Winter 2008
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St. Francis de Sales Elementary School

Celebrating the success of an Ontario school

Roden Public School
Toronto District School Board

Roden Public School in Toronto’s inner city is a multi-cultural, multi-ethnic junior school serving 311 students from families who speak a total of 17 different languages. In 2005, the Ministry of Education designated Roden as a Turnaround school.

With a view to strengthening the writing and readings skills of the great number of the primary children who were struggling at level 2 or under, Principal Teresa Tafaro and her dedicated staff launched a series of initiatives. They pooled expertise, best practices and data to devise strategies that have yielded exciting results.

The EQAO Grade 3 writing scores for 2006–07 were the highest ever at 66%, up from 53% the previous year and 31% in 2004–2005. Writing scores for Grade 3 show a similarly positive trend, with 2006–2007 at 74 %, up from 65% the previous year and 44% in 2004–2005. The Roden story shows that improvement begins with dialogue.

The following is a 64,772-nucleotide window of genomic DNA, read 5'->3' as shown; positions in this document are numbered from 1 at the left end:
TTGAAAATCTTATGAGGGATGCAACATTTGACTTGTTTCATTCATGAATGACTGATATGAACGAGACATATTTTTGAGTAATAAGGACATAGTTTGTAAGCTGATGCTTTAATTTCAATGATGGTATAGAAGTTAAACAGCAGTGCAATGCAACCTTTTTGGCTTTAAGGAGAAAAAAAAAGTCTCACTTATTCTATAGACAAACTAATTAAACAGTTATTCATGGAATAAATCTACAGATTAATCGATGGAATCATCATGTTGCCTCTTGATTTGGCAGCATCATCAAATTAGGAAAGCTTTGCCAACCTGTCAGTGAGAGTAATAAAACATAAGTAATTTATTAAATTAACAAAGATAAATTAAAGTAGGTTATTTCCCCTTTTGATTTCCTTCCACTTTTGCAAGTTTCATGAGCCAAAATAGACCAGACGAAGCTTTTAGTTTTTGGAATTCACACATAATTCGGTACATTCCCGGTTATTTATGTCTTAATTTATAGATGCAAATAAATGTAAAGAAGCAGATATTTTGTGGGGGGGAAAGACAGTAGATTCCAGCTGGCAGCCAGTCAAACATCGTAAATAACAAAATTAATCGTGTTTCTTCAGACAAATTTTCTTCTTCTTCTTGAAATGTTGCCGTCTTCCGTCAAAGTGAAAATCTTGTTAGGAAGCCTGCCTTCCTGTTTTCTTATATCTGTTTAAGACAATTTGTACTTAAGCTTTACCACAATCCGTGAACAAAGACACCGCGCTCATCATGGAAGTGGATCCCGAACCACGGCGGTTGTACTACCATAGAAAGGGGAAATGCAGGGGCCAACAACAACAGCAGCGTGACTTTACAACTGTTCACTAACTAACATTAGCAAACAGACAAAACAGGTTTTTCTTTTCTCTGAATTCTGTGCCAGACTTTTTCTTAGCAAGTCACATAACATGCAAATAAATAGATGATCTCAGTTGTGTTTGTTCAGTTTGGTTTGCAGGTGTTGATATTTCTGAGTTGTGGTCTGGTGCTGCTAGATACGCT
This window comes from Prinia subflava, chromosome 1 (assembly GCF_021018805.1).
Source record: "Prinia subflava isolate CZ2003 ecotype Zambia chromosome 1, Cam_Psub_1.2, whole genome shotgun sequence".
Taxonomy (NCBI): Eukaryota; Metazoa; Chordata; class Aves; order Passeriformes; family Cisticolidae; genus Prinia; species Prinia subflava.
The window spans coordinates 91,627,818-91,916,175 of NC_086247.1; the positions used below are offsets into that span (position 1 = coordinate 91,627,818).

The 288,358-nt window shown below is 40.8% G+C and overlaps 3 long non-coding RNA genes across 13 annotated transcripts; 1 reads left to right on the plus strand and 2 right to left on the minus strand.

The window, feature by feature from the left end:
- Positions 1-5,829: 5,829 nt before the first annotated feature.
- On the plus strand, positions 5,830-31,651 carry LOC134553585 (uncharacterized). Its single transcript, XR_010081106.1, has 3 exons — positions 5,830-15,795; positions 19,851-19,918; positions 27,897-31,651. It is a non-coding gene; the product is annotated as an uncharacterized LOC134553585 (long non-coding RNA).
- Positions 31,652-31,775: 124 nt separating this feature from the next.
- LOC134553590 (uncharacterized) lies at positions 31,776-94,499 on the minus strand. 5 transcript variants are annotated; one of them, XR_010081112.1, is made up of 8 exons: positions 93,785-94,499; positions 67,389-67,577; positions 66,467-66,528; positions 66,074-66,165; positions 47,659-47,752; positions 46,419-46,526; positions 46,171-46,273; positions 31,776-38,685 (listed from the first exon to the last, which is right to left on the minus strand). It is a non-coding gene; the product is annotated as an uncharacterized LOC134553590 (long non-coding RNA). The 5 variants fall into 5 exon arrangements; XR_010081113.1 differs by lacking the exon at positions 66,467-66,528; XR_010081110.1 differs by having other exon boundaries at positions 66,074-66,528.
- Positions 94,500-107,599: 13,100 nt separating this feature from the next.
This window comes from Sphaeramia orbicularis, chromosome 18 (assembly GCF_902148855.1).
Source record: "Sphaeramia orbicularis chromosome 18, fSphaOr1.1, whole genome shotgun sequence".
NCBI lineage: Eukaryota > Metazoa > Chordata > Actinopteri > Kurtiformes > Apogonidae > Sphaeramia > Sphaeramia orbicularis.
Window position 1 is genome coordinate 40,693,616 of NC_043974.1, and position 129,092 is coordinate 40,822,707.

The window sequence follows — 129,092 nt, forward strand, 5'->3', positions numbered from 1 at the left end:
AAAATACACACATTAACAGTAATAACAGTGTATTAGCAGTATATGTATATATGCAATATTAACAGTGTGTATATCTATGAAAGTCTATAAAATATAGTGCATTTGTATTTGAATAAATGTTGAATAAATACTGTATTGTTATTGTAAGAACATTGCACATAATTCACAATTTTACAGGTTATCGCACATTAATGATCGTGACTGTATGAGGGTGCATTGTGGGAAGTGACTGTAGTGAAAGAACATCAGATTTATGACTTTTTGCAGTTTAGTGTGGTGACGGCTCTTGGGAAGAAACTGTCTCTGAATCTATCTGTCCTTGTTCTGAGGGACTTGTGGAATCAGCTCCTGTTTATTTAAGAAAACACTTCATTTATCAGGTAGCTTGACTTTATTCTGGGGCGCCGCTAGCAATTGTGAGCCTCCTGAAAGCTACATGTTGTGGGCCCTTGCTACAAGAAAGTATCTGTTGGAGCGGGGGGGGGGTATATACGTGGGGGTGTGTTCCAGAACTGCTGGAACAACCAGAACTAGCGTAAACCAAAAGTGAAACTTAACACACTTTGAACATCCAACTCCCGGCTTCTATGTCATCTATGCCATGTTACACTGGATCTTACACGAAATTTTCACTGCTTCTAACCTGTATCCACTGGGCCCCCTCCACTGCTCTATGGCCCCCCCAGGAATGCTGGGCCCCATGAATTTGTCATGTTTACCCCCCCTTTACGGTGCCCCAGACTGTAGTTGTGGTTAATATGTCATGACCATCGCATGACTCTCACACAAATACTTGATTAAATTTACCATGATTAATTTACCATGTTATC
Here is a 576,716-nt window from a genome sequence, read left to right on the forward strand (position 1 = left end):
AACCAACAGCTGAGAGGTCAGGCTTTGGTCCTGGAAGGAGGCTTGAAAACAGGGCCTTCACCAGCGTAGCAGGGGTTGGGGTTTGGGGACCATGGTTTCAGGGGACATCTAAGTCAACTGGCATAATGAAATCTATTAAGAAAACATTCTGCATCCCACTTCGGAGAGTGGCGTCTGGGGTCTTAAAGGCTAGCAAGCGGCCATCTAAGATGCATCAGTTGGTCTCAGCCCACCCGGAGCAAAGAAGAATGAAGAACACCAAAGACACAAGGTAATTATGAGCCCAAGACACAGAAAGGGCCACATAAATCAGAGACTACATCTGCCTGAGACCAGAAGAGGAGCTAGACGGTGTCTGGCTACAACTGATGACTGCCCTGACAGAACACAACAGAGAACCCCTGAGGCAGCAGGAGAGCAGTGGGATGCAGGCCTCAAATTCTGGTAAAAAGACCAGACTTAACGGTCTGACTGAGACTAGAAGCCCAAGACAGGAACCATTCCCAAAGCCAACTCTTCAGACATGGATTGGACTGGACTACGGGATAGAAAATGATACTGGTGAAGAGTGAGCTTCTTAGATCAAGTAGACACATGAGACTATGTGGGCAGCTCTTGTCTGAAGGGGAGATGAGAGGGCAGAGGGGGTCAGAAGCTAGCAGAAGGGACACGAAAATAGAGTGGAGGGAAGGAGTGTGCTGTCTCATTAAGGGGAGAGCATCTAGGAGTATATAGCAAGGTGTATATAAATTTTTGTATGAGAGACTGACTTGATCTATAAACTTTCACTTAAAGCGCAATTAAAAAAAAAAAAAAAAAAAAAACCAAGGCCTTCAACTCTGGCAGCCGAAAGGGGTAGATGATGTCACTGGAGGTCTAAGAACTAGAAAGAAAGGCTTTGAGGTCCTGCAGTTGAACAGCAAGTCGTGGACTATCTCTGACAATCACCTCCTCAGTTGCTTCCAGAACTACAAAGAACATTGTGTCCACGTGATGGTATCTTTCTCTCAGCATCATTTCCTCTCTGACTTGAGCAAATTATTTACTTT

In 2005, with support from the Ministry, the principal set up two Professional Learning Communities. Initially, these were directed by the principal and the Literacy Coach Karin Kurkcuyan, but teachers soon took ownership.

It was at these PLCs, as well as at other staff meetings, that purposeful analysis of data became a standard, and popular, agenda item. Together, administration and staff reviewed EQAO data, CASI, DRA, report cards, special education information, suspension records and early development instruments for insights that could be linked back to classroom assessments.